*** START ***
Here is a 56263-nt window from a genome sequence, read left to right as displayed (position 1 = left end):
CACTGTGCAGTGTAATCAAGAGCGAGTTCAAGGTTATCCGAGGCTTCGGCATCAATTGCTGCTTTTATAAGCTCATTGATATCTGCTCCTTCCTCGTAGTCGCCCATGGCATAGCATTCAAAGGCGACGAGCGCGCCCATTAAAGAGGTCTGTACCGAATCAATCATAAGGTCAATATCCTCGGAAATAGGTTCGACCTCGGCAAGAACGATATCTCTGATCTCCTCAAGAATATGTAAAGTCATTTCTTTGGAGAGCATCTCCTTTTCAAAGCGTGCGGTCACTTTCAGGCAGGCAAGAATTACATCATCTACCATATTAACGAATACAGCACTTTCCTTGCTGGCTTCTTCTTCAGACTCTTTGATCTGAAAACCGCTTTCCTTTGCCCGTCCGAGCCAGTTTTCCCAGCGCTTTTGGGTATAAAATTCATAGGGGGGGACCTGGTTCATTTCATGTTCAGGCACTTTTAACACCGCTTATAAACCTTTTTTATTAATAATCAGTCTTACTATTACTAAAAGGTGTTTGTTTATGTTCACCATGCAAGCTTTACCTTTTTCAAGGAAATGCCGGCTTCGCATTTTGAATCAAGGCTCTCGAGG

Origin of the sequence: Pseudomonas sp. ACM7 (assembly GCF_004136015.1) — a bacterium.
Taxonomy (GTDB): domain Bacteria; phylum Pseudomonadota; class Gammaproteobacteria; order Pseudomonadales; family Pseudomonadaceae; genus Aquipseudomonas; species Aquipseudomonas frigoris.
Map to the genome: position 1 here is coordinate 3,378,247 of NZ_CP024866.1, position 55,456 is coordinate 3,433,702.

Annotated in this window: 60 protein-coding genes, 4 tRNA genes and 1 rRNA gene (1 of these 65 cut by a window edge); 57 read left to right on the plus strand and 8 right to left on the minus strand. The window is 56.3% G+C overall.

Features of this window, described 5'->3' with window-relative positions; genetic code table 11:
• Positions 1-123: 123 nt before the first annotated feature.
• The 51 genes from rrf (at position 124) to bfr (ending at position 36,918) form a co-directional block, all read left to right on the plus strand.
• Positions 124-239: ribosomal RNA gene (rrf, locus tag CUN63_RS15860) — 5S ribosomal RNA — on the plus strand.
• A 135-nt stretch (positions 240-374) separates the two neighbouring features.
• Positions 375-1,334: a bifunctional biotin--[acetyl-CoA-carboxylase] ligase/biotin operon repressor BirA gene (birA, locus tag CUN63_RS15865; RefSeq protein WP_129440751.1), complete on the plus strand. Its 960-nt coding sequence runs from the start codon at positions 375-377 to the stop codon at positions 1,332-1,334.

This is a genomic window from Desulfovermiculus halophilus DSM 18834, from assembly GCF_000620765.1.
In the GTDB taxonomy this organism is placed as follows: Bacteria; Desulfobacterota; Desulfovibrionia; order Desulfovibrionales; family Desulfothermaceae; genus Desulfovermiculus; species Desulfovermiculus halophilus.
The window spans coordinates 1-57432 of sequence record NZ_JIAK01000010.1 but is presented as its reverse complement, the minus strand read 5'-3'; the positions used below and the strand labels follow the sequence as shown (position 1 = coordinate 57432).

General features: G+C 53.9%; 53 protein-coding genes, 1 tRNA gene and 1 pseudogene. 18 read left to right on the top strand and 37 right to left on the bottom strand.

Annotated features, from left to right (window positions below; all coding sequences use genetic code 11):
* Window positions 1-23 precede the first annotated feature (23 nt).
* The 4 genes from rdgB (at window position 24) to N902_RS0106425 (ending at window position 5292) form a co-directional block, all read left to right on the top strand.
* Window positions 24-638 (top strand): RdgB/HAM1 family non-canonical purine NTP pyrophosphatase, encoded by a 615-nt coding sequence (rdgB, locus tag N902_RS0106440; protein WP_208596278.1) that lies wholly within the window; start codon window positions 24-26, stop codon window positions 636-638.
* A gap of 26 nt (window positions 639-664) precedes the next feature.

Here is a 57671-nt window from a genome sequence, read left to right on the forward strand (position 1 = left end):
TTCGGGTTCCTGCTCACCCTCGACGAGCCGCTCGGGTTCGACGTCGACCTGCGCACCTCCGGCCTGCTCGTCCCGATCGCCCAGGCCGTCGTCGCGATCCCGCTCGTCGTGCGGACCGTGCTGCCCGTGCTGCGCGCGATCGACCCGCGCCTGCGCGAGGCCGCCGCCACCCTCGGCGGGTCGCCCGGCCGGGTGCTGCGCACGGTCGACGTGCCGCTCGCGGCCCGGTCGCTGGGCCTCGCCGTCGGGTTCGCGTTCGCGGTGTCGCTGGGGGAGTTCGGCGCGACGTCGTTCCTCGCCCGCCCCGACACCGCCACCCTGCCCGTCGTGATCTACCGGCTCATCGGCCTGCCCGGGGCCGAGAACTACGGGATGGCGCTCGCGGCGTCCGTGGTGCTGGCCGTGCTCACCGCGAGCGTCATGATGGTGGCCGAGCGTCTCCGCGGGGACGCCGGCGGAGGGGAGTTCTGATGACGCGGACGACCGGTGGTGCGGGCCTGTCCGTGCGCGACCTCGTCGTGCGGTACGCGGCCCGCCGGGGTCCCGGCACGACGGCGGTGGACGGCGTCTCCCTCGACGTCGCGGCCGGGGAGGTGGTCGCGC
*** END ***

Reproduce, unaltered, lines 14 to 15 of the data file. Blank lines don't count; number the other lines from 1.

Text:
In the GTDB taxonomy this organism is placed as follows: Bacteria; Desulfobacterota; Desulfovibrionia; order Desulfovibrionales; family Desulfothermaceae; genus Desulfovermiculus; species Desulfovermiculus halophilus.
The window spans coordinates 1-57432 of sequence record NZ_JIAK01000010.1 but is presented as its reverse complement, the minus strand read 5'-3'; the positions used below and the strand labels follow the sequence as shown (position 1 = coordinate 57432).